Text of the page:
Dec 11, 2013
2
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Attending Physician
I'm looking to apply next year 2014-2015 for Heme/Onc and for a variety of reasons will be focusing on the New England area. Can anyone comment on the reputation of the various programs in NE (i.e. Umass, Tufts, Brown, Dartmouth, etc), Strengths in malignant heme vs solids, fellowship experiences (incl. word of mouth from former fellows) ?
 

NEMC

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Aug 17, 2006
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I went to all these place for interviews, actually if you search carefully for thread you would find other comments regarding these programs from fellowship application thread.. These are all good programs. TUFTs could be very academic and research oriented if you prefer and it has very strong hem(both malignant and benign hem), its oncology part is not that strong.. Downside of Tufts --- at Boston where the Farber and other harvard affiliated institute would attract and take lots of patients populations . Umass maybe lower in reputation compared with other three but it has a great diversity as clinic base. Some person said Brown is over ranked, because it does not have its own transplant program and also in next town providence. but I liked it very much although I did not go there. You have to rotate through different hospital including VA and other small community hospitals--if you want good life style during fellowships....
 
OP
E
Dec 11, 2013
2
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Status
Attending Physician
Thanks NEMC, I will take your comments under consideration---very much appreciated. I was beginning to wonder if anyone on the forum would make a comment. I am not sure though, but were you going to continue a statement at the end?
 
Oct 29, 2013
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Fellow [Any Field]
Umass has a good clinical program from what I heard and also has transplants. The only downside is location- Worcester. It is also close enough to Boston that there may be competition for patients.

Another NE program in Boston is Boston University. I went to BU for an interview and think it is a great program. They rotate at the Boston Medical Center, and the Boston VA hospitals. Despite being in the same city as the Harvard programs and Tufts, they do not have to compete for the same type of patients as BMC serve mostly the underserved population. There is good clinical exposure and opportunity for clinical and basic science research. They also have an interesting Geri Onc track (one of the first geri onc programs in the country. I think it is 3 years to be double boarded in geri and oncology and 4 years to be boarded in heme as well). BMC is also an international referral center for Amyloidosis (one of 2 in the country, the other being Mayo) and the hem onc program does a lot of bone marrow transplantation and chemotherapy to treat this condition (which I did not know you could before). The faculty seem supportive and fellows happy to be there.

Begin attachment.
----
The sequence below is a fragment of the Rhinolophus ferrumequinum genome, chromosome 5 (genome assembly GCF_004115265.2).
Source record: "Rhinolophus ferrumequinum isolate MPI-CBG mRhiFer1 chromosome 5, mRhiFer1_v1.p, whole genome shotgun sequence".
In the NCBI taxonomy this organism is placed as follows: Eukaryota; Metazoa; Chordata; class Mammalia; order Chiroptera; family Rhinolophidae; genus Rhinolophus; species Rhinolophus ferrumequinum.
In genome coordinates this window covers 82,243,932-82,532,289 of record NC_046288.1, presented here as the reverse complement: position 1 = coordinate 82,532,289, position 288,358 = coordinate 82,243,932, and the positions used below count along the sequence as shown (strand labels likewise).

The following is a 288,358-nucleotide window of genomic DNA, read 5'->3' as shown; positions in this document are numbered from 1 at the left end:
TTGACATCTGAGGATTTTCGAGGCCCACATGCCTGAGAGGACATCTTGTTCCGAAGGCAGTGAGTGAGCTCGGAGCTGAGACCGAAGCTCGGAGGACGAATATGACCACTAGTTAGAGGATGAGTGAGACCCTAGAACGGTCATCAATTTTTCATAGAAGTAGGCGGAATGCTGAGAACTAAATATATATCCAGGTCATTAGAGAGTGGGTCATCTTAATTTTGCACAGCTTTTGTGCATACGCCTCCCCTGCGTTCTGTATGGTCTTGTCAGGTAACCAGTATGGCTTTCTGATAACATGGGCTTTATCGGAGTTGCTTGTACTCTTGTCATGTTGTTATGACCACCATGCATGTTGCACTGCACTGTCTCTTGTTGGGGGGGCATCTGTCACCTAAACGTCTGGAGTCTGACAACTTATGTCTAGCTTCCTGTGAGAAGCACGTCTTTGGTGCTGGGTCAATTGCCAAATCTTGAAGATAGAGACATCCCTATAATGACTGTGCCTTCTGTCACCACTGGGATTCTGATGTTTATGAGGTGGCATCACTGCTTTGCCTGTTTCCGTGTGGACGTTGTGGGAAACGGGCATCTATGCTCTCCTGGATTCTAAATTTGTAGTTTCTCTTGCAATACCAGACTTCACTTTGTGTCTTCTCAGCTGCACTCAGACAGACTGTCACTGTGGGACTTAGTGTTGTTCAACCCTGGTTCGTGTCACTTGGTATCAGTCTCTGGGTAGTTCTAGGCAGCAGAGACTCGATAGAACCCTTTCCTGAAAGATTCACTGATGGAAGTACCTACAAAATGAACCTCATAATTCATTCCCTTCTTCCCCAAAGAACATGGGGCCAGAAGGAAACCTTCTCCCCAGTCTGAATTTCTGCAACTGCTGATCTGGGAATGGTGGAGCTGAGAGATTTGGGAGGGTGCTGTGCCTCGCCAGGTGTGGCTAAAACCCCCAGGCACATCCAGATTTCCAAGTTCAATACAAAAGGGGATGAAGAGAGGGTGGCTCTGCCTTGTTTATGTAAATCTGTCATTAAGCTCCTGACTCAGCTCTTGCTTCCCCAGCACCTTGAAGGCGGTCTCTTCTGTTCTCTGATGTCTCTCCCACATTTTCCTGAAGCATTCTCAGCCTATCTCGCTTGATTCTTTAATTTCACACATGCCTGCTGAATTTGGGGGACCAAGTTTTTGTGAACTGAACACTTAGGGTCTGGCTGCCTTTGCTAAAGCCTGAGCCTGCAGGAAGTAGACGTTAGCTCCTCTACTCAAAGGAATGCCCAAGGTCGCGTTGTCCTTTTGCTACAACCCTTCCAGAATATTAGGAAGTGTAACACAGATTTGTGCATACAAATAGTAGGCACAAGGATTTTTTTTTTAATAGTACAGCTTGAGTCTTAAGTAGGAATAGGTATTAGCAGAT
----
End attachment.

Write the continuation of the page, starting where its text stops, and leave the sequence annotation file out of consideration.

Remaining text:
Niviancer

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Apr 25, 2011
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Umass has a good clinical program from what I heard and also has transplants. The only downside is location- Worcester. It is also close enough to Boston that there may be competition for patients.

Another NE program in Boston is Boston University. I went to BU for an interview and think it is a great program. They rotate at the Boston Medical Center, and the Boston VA hospitals. Despite being in the same city as the Harvard programs and Tufts, they do not have to compete for the same type of patients as BMC serve mostly the underserved population. There is good clinical exposure and opportunity for clinical and basic science research. They also have an interesting Geri Onc track (one of the first geri onc programs in the country. I think it is 3 years to be double boarded in geri and oncology and 4 years to be boarded in heme as well). BMC is also an international referral center for Amyloidosis (one of 2 in the country, the other being Mayo) and the hem onc program does a lot of bone marrow transplantation and chemotherapy to treat this condition (which I did not know you could before). The faculty seem supportive and fellows happy to be there.
I echo this sentiment. I actually REALLY enjoyed my BU interview. The PD is a nice guy and fellows liked it there. VA shared with Harvard including faculty.
 
Aug 28, 2013
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I interviewed at Brown. I didn't get a overly great feeling there but not a bad one either. They are definitely trying to become more of a research oriented program as that was what they were stressing during the interview day. Most of their graduates in the past went into private practice but over the last few years, more and more have been going into academia. Their strength is in solids. If you want to do liquids, I would avoid here. They do all their transplants at UMASS if I remember correctly. I went to Dartmouth. Really liked it there. Program director and all the faculty I met were incredibly nice. Very research oriented although not 18/18 like the huge academic institutions out there. Small program but lots of resources and they're building more labs for research. The fellows seemed happy. I think you get a good mix of solids and liquids there. Most graduates go into academia. Only drawback of that program is it's located in the middle of nowhere with Boston being 2 hours away.